Elucid of Alexandria

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  • Topic: Euclid, Mathematics, Axiom
  • Pages : 4 (1412 words )
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  • Published : September 9, 2013
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Euclid also known as Euclid of Alexandria, was a Greek mathematician, often referred to as the "Father of Geometry". He was active in Alexandria during the reign of Ptolemy I (323–283 BC). His Elements is one of the most influential works in the history of mathematics, serving as the main textbook for teaching mathematics (especially geometry) from the time of its publication until the late 19th or early 20th century.[1][2][3] In the Elements, Euclid deduced the principles of what is now called Euclidean geometry from a small set of axioms. Euclid also wrote works on perspective, conic sections, spherical geometry, number theory and rigor.

Regarded as the founder of geometry, Euclidis by far the most influential mathematician of all time. Until thetwentieth century, his name alone was a synonym for geometry ("Did youread your Euclid?" the teacher would ask). Although not an originalmathematician, his greatest contribution was to collect in one book,known as theElements,all the important parts ofthe best work done by the Greek mathematicians who preceded him. Thismasterful work became both a model for the logical method as well as thestandard text on geometry for well over 2,000 years.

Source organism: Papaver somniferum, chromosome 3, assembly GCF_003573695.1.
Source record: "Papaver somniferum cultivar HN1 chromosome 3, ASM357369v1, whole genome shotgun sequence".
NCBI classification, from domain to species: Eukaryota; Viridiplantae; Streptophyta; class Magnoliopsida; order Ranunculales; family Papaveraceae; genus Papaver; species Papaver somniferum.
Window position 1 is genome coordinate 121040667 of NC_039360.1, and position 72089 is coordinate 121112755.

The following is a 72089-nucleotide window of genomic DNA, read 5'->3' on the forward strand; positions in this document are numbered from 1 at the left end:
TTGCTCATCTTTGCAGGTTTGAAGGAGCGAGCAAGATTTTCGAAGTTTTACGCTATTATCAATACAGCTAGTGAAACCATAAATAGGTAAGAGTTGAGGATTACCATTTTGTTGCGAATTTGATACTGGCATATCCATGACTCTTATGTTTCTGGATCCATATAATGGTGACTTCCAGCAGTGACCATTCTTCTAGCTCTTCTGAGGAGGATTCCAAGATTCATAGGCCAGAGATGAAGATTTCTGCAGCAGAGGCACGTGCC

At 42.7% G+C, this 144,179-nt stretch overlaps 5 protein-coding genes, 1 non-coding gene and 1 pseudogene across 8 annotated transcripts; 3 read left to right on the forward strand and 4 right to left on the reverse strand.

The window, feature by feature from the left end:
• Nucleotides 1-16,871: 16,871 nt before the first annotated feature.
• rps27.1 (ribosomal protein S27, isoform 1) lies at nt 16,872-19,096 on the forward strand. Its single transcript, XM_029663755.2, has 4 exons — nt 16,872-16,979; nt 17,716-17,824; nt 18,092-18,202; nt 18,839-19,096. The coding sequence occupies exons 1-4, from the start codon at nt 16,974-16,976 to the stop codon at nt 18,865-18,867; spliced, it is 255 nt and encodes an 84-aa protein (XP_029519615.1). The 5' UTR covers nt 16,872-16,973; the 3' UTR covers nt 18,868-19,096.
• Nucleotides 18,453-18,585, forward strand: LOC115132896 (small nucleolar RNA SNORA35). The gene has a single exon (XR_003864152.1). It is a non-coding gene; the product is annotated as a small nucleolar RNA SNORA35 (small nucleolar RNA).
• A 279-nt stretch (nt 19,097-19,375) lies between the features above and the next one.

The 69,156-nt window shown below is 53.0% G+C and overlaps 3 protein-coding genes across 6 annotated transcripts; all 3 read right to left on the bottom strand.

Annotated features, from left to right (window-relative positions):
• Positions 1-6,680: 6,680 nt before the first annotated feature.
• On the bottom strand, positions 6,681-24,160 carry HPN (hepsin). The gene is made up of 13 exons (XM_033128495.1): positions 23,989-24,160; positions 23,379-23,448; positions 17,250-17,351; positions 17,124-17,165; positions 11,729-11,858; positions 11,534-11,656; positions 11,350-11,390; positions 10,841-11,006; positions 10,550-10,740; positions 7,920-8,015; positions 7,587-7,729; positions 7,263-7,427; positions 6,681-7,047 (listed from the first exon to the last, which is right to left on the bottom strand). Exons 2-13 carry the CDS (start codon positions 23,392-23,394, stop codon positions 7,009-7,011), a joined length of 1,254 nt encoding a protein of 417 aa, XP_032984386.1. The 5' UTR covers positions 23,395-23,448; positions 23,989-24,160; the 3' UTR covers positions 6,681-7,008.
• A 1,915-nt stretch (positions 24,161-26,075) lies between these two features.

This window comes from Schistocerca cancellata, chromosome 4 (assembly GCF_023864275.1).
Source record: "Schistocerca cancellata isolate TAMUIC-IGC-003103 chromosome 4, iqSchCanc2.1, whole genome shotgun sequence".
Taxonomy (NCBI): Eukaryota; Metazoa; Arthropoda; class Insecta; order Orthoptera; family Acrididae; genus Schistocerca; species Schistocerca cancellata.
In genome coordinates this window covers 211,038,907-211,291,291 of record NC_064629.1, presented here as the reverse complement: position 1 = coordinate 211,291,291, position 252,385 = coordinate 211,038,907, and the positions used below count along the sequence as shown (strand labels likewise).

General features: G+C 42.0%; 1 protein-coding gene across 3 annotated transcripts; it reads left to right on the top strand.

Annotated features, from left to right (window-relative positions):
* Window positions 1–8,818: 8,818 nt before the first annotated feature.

Few facts of his life
Very little is known about the man who wouldbecome so influential to mathematics. Only two things are certain.Euclid (pronounced YOOdclud) taught in Alexandria, Egypt, after Plato(c. 428-348 b.c.) but before Archimedes of Syracuse (287-212 b.c.). Somebelieve that Euclid may have been a student at Plato's Academy (whichcontinued long after Plato's death). As to Euclid's place of birth, noone knows for sure. Early Arab writers said he was a Greek born in Tyre(on the southern coast of what is now Lebanon), but he may have beenEgyptian. His arrival in Alexandria came about ten years after thatcity's founding by Alexander the Great (356-323 b.c.) in 332 b.c. Bythen Alexander was dead, but his city was ruled by Ptolemy I (c. 367-282b.c.). King Ptolemy began...
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